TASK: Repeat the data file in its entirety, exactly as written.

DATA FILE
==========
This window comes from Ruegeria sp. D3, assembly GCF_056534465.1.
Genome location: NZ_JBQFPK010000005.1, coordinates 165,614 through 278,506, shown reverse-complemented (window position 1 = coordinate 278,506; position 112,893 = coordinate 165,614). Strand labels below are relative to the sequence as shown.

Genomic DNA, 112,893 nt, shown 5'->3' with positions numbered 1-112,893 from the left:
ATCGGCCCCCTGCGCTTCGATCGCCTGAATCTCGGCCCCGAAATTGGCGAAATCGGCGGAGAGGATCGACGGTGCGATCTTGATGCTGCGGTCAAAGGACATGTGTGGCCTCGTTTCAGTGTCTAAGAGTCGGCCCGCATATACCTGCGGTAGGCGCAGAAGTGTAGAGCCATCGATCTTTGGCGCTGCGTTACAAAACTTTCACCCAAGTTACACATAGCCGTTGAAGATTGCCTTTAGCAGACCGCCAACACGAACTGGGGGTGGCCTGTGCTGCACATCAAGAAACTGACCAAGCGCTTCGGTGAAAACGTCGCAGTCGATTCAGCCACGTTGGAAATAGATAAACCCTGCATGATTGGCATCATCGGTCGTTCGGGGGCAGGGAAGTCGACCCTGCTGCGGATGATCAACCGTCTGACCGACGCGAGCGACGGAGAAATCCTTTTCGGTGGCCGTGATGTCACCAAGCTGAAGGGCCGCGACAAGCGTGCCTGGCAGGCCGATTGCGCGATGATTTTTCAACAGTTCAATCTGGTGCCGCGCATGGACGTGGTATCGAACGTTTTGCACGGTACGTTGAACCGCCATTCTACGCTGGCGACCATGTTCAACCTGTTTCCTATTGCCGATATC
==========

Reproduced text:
This window comes from Ruegeria sp. D3, assembly GCF_056534465.1.
Genome location: NZ_JBQFPK010000005.1, coordinates 165,614 through 278,506, shown reverse-complemented (window position 1 = coordinate 278,506; position 112,893 = coordinate 165,614). Strand labels below are relative to the sequence as shown.

Genomic DNA, 112,893 nt, shown 5'->3' with positions numbered 1-112,893 from the left:
ATCGGCCCCCTGCGCTTCGATCGCCTGAATCTCGGCCCCGAAATTGGCGAAATCGGCGGAGAGGATCGACGGTGCGATCTTGATGCTGCGGTCAAAGGACATGTGTGGCCTCGTTTCAGTGTCTAAGAGTCGGCCCGCATATACCTGCGGTAGGCGCAGAAGTGTAGAGCCATCGATCTTTGGCGCTGCGTTACAAAACTTTCACCCAAGTTACACATAGCCGTTGAAGATTGCCTTTAGCAGACCGCCAACACGAACTGGGGGTGGCCTGTGCTGCACATCAAGAAACTGACCAAGCGCTTCGGTGAAAACGTCGCAGTCGATTCAGCCACGTTGGAAATAGATAAACCCTGCATGATTGGCATCATCGGTCGTTCGGGGGCAGGGAAGTCGACCCTGCTGCGGATGATCAACCGTCTGACCGACGCGAGCGACGGAGAAATCCTTTTCGGTGGCCGTGATGTCACCAAGCTGAAGGGCCGCGACAAGCGTGCCTGGCAGGCCGATTGCGCGATGATTTTTCAACAGTTCAATCTGGTGCCGCGCATGGACGTGGTATCGAACGTTTTGCACGGTACGTTGAACCGCCATTCTACGCTGGCGACCATGTTCAACCTGTTTCCTATTGCCGATATC